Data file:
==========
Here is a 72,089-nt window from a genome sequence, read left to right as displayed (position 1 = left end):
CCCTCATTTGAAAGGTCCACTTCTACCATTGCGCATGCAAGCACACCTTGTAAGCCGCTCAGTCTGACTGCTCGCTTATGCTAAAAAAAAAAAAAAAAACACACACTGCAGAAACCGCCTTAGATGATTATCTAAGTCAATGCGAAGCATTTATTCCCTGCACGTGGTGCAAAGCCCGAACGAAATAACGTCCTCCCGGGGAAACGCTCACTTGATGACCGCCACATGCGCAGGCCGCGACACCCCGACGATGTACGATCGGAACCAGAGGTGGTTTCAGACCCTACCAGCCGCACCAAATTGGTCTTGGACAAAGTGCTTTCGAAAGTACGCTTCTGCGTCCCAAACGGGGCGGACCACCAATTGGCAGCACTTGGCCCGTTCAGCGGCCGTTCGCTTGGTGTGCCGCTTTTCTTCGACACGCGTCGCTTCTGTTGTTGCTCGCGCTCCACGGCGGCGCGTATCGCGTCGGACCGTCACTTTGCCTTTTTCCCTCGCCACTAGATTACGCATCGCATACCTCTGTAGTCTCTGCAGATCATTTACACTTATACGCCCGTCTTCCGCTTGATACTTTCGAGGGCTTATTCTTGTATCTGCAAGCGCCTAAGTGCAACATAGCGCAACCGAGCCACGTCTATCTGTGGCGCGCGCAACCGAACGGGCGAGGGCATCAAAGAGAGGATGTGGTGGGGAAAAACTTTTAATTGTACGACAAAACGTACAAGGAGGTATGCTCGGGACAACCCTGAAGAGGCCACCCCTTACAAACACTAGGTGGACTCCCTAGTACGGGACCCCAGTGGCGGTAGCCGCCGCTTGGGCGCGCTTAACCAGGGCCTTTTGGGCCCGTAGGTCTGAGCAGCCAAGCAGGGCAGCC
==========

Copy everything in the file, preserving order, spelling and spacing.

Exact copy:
Here is a 72,089-nt window from a genome sequence, read left to right as displayed (position 1 = left end):
CCCTCATTTGAAAGGTCCACTTCTACCATTGCGCATGCAAGCACACCTTGTAAGCCGCTCAGTCTGACTGCTCGCTTATGCTAAAAAAAAAAAAAAAAACACACACTGCAGAAACCGCCTTAGATGATTATCTAAGTCAATGCGAAGCATTTATTCCCTGCACGTGGTGCAAAGCCCGAACGAAATAACGTCCTCCCGGGGAAACGCTCACTTGATGACCGCCACATGCGCAGGCCGCGACACCCCGACGATGTACGATCGGAACCAGAGGTGGTTTCAGACCCTACCAGCCGCACCAAATTGGTCTTGGACAAAGTGCTTTCGAAAGTACGCTTCTGCGTCCCAAACGGGGCGGACCACCAATTGGCAGCACTTGGCCCGTTCAGCGGCCGTTCGCTTGGTGTGCCGCTTTTCTTCGACACGCGTCGCTTCTGTTGTTGCTCGCGCTCCACGGCGGCGCGTATCGCGTCGGACCGTCACTTTGCCTTTTTCCCTCGCCACTAGATTACGCATCGCATACCTCTGTAGTCTCTGCAGATCATTTACACTTATACGCCCGTCTTCCGCTTGATACTTTCGAGGGCTTATTCTTGTATCTGCAAGCGCCTAAGTGCAACATAGCGCAACCGAGCCACGTCTATCTGTGGCGCGCGCAACCGAACGGGCGAGGGCATCAAAGAGAGGATGTGGTGGGGAAAAACTTTTAATTGTACGACAAAACGTACAAGGAGGTATGCTCGGGACAACCCTGAAGAGGCCACCCCTTACAAACACTAGGTGGACTCCCTAGTACGGGACCCCAGTGGCGGTAGCCGCCGCTTGGGCGCGCTTAACCAGGGCCTTTTGGGCCCGTAGGTCTGAGCAGCCAAGCAGGGCAGCC